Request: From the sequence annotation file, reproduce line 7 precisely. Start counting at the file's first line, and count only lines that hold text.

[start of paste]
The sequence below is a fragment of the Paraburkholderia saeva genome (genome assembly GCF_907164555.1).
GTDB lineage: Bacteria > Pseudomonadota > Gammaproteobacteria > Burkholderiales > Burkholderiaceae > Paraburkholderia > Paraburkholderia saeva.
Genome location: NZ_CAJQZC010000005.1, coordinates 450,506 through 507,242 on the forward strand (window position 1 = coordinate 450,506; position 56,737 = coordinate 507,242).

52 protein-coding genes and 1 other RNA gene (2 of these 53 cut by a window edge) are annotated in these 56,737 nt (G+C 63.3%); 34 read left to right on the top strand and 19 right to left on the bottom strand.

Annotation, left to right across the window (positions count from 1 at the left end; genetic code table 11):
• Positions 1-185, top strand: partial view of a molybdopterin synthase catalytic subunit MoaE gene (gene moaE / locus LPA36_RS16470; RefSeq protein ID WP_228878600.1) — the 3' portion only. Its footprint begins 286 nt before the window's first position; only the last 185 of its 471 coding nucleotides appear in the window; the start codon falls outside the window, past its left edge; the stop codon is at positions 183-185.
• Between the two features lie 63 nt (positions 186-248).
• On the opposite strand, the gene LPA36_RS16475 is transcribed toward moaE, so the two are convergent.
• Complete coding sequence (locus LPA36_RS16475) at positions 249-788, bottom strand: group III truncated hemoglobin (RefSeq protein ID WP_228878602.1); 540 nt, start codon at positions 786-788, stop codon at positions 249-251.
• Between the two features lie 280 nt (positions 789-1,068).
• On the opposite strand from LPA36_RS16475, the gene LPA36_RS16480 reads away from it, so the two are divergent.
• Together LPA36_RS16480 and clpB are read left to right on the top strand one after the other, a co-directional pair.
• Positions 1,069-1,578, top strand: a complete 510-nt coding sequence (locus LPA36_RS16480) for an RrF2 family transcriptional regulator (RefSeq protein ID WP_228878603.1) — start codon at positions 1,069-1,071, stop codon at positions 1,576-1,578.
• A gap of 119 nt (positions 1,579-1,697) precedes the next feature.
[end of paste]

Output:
• Between the two features lie 63 nt (positions 186-248).